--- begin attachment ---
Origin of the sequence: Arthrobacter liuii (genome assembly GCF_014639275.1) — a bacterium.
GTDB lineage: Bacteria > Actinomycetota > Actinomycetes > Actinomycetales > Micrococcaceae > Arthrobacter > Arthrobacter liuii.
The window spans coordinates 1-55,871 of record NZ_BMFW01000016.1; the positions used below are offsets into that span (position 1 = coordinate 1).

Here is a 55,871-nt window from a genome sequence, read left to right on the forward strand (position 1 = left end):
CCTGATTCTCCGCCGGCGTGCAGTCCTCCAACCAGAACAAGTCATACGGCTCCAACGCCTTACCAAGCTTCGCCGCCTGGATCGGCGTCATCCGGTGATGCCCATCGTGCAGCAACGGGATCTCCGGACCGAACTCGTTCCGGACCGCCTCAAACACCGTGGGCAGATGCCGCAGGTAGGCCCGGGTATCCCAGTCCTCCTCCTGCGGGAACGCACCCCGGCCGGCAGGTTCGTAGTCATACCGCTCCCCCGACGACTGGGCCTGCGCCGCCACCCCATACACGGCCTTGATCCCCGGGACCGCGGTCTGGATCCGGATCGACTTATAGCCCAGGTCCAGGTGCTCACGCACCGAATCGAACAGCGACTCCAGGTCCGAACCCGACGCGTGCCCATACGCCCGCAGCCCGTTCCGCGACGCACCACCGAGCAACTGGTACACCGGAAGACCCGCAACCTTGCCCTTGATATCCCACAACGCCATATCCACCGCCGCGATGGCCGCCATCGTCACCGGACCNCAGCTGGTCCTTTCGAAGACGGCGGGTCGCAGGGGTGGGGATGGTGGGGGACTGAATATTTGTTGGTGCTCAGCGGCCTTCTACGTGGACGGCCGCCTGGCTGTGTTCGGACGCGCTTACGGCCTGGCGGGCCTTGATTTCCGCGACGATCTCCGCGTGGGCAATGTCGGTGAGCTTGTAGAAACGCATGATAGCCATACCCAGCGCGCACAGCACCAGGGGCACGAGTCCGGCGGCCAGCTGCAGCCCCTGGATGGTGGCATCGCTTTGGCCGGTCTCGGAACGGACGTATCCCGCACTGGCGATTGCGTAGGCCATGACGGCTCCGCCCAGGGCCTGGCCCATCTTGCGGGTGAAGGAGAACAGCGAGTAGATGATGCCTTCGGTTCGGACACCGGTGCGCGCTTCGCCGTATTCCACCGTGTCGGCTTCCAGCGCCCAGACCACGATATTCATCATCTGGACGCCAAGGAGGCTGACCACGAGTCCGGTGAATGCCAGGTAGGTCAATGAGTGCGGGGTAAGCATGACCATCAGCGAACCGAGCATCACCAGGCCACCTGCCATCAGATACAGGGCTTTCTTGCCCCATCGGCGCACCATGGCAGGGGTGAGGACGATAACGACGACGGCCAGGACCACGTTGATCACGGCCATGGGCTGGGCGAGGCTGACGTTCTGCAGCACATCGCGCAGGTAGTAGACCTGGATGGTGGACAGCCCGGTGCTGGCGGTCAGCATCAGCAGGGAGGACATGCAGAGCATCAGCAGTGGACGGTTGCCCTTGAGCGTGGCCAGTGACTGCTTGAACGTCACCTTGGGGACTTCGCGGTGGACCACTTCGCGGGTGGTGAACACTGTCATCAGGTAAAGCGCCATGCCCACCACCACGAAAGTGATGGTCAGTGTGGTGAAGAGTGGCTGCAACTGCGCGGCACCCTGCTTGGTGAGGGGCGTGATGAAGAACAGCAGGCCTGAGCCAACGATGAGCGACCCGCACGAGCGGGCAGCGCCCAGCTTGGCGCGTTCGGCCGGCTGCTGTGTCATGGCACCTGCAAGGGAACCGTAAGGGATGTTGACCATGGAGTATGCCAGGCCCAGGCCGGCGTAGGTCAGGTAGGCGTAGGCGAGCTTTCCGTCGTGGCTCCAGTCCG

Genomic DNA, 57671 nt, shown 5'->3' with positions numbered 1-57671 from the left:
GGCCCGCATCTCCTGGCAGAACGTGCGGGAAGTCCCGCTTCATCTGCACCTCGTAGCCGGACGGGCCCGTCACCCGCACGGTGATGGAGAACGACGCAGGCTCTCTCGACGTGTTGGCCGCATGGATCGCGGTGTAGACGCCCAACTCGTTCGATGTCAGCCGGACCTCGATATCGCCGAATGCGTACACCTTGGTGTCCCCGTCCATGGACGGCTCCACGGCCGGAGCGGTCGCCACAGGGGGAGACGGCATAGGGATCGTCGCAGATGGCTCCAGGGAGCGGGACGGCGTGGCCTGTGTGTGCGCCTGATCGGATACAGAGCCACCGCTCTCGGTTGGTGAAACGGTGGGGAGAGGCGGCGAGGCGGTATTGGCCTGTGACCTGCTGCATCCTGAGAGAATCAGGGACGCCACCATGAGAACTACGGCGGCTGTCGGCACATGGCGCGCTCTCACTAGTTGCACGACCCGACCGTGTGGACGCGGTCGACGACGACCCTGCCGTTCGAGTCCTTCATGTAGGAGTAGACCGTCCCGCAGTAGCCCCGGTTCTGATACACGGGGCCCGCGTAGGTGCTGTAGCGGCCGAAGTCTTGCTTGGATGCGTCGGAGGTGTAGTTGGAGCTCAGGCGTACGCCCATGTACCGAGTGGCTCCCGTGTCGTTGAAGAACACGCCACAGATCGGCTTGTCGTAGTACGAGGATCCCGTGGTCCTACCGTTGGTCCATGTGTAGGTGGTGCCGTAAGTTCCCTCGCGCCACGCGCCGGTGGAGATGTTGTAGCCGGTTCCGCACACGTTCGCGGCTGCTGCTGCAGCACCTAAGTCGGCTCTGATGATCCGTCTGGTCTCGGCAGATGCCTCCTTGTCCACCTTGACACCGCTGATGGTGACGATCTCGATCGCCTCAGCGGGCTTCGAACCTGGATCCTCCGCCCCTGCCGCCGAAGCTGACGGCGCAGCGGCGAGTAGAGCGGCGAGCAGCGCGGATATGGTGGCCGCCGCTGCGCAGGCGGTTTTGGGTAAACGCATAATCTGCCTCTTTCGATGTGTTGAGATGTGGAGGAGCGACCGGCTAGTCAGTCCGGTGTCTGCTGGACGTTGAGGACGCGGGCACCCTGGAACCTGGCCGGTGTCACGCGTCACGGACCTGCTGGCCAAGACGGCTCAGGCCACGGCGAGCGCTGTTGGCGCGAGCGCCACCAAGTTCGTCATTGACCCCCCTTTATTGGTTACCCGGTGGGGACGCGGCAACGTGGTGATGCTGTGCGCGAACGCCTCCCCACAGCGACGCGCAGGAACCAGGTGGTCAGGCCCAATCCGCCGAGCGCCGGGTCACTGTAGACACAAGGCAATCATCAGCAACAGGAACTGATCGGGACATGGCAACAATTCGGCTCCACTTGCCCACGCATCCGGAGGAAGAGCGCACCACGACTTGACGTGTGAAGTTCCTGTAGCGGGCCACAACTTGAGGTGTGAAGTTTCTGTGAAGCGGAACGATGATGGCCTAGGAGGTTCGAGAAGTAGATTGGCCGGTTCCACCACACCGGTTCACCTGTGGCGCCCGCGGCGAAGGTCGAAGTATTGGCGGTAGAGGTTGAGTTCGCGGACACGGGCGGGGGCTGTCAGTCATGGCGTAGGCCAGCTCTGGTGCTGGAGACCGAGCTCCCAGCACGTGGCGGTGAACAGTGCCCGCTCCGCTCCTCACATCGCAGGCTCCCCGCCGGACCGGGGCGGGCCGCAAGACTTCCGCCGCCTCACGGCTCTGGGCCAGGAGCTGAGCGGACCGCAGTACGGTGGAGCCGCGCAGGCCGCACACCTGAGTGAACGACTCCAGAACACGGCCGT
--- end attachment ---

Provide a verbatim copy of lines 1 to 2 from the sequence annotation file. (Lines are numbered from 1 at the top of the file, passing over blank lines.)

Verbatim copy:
Origin of the sequence: Arthrobacter liuii (genome assembly GCF_014639275.1) — a bacterium.
GTDB lineage: Bacteria > Actinomycetota > Actinomycetes > Actinomycetales > Micrococcaceae > Arthrobacter > Arthrobacter liuii.